EU, IMF and ECB mission chiefs met Greek finance minister Evangelos Venizelos on Monday with the intention of concluding weeks-long talks on a key aid tranche, a source close to the negotiations said.
Without the next 8 billion euro aid instalment Athens could run out of cash as soon as mid-November, risking a default that would drag the euro zone deeper into a debt crisis already shaking financial markets worldwide.
"We are working on the assumption that meetings will wrap up today," the source close to the talks told Reuters on condition of anonymity.
The mission chiefs will then likely conclude their visit by issuing a joint statement on Monday or Tuesday. Back in Brussels and Washington, they will prepare reports for euro zone finance ministers and the IMF's board, who will decide on the aid tranche.
The inspectors resumed their review of Greece's finances and reforms at the end of September, nearly four weeks after suspending talks over disagreements on the steps required to put the country's finances back on track.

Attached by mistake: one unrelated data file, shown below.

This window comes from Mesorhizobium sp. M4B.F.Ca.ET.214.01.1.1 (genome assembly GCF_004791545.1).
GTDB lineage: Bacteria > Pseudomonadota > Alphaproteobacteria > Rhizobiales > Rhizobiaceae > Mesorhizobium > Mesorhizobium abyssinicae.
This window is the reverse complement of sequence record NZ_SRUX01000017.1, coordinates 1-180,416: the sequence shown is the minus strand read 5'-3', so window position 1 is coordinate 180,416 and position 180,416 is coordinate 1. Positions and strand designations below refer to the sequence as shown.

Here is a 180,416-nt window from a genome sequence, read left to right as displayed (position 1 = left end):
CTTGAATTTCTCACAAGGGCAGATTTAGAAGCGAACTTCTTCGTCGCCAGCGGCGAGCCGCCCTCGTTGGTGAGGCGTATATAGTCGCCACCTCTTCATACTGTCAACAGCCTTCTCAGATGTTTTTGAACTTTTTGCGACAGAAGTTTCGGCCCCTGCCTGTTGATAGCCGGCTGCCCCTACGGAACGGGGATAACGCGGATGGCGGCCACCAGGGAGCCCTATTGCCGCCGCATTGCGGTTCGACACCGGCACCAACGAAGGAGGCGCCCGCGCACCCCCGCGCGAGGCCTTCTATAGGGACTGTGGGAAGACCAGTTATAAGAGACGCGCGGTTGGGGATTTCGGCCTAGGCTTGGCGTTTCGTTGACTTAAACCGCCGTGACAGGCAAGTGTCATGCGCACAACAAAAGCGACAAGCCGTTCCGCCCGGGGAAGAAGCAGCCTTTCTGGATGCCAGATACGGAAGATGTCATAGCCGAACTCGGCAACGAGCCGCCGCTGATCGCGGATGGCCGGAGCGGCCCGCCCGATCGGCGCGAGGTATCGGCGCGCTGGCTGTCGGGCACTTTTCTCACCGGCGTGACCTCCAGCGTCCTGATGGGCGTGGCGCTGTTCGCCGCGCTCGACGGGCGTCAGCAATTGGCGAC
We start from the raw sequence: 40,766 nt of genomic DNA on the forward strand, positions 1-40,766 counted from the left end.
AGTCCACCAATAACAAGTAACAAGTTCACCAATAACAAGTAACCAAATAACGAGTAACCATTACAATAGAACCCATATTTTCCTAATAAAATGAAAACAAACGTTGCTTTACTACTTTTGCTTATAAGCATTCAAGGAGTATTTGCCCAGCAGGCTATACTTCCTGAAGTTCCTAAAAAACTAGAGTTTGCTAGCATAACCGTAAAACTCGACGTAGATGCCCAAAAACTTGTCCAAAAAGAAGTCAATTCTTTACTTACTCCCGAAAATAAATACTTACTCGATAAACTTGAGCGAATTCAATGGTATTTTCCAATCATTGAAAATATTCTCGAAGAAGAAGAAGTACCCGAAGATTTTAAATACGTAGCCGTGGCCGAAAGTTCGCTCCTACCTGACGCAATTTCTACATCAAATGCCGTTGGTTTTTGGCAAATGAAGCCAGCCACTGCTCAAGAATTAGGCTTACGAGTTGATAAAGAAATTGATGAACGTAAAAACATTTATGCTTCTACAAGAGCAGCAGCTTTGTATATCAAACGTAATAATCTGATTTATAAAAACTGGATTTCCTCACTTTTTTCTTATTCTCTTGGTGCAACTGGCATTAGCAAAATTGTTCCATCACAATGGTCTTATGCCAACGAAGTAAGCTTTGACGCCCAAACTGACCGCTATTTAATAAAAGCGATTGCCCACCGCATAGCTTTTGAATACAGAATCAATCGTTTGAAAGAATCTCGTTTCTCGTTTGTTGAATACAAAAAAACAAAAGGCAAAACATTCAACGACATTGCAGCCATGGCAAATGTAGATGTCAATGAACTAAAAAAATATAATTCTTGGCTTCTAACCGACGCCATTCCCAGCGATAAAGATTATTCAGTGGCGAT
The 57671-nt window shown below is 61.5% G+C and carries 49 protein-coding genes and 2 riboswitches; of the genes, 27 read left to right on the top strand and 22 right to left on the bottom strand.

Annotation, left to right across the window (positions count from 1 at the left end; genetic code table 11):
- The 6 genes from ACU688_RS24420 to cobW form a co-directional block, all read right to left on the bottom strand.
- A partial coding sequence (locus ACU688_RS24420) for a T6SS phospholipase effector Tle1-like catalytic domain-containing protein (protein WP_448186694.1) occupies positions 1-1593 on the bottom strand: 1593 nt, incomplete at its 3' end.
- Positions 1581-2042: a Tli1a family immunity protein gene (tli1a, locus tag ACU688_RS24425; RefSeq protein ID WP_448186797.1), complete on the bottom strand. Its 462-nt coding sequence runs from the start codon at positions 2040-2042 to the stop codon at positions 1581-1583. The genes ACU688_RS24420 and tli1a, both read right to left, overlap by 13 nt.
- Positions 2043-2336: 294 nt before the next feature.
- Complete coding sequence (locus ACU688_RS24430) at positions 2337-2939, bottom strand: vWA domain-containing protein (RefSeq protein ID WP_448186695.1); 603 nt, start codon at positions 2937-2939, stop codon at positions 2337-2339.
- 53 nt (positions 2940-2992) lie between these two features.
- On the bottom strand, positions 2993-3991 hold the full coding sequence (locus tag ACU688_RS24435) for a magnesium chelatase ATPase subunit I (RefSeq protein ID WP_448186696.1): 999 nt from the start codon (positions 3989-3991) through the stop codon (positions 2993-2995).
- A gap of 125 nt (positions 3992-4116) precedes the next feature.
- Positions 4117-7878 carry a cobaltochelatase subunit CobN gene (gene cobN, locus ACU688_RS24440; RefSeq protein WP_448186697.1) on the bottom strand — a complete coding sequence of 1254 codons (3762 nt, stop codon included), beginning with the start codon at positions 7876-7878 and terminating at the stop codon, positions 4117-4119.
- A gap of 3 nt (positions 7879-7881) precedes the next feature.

Senior officials from the so-called troika of EU, IMF and ECB inspectors said last week they wanted more details on the impact of plans to slash the public sector workforce and increase taxes before concluding their review.
The leaders of Germany and France promised on Sunday to unveil a new comprehensive package for solving the euro zone's debt crisis by the end of the month. But they offered no details and papered over differences on how to shore up European banks.
Greece's central bank said on Monday it had activated a rescue fund to save Proton Bank, effectively nationalising the lender, which is under investigation for possible violation of the country's money-laundering laws.
Greek bank stocks tumbled 11 percent on Monday on concerns that other banks may follow small lender Proton in using a rescue fund.
"After the use of the rescue fund for Proton Bank, there are concerns that other banks might follow, which would have a negative impact for their shareholders," said an Athens-based bank analyst who declined to be named.
Another Greek analyst said investors were also concerned by the risk of a bigger haircut on Greek government bonds.